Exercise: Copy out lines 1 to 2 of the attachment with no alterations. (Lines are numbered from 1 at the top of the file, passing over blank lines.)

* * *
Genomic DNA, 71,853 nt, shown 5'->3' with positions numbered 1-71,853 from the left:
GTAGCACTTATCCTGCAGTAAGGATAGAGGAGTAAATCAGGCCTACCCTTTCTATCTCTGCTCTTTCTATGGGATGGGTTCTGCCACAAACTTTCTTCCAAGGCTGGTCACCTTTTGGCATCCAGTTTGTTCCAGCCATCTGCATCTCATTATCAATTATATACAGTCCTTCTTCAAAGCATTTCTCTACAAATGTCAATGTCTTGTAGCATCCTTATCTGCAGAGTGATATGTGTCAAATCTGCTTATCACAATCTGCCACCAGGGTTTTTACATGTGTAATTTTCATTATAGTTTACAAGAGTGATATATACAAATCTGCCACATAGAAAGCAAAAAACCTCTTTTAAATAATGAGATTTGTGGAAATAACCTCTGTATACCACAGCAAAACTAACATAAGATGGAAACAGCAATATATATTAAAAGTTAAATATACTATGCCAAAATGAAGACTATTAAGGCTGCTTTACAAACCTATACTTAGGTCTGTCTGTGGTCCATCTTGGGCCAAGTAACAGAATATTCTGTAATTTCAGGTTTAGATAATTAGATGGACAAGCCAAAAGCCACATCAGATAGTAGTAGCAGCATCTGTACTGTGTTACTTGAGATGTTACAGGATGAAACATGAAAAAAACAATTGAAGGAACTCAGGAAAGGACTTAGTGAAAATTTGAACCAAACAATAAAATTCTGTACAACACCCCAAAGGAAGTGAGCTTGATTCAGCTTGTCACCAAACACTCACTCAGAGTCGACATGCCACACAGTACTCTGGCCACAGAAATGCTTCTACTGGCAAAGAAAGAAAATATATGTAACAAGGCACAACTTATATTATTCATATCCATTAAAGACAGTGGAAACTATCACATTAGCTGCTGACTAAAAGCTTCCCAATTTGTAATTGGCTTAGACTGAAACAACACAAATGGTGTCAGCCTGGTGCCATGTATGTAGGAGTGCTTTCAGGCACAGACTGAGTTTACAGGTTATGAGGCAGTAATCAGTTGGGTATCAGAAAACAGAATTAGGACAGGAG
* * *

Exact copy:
Genomic DNA, 71,853 nt, shown 5'->3' with positions numbered 1-71,853 from the left:
GTAGCACTTATCCTGCAGTAAGGATAGAGGAGTAAATCAGGCCTACCCTTTCTATCTCTGCTCTTTCTATGGGATGGGTTCTGCCACAAACTTTCTTCCAAGGCTGGTCACCTTTTGGCATCCAGTTTGTTCCAGCCATCTGCATCTCATTATCAATTATATACAGTCCTTCTTCAAAGCATTTCTCTACAAATGTCAATGTCTTGTAGCATCCTTATCTGCAGAGTGATATGTGTCAAATCTGCTTATCACAATCTGCCACCAGGGTTTTTACATGTGTAATTTTCATTATAGTTTACAAGAGTGATATATACAAATCTGCCACATAGAAAGCAAAAAACCTCTTTTAAATAATGAGATTTGTGGAAATAACCTCTGTATACCACAGCAAAACTAACATAAGATGGAAACAGCAATATATATTAAAAGTTAAATATACTATGCCAAAATGAAGACTATTAAGGCTGCTTTACAAACCTATACTTAGGTCTGTCTGTGGTCCATCTTGGGCCAAGTAACAGAATATTCTGTAATTTCAGGTTTAGATAATTAGATGGACAAGCCAAAAGCCACATCAGATAGTAGTAGCAGCATCTGTACTGTGTTACTTGAGATGTTACAGGATGAAACATGAAAAAAACAATTGAAGGAACTCAGGAAAGGACTTAGTGAAAATTTGAACCAAACAATAAAATTCTGTACAACACCCCAAAGGAAGTGAGCTTGATTCAGCTTGTCACCAAACACTCACTCAGAGTCGACATGCCACACAGTACTCTGGCCACAGAAATGCTTCTACTGGCAAAGAAAGAAAATATATGTAACAAGGCACAACTTATATTATTCATATCCATTAAAGACAGTGGAAACTATCACATTAGCTGCTGACTAAAAGCTTCCCAATTTGTAATTGGCTTAGACTGAAACAACACAAATGGTGTCAGCCTGGTGCCATGTATGTAGGAGTGCTTTCAGGCACAGACTGAGTTTACAGGTTATGAGGCAGTAATCAGTTGGGTATCAGAAAACAGAATTAGGACAGGAG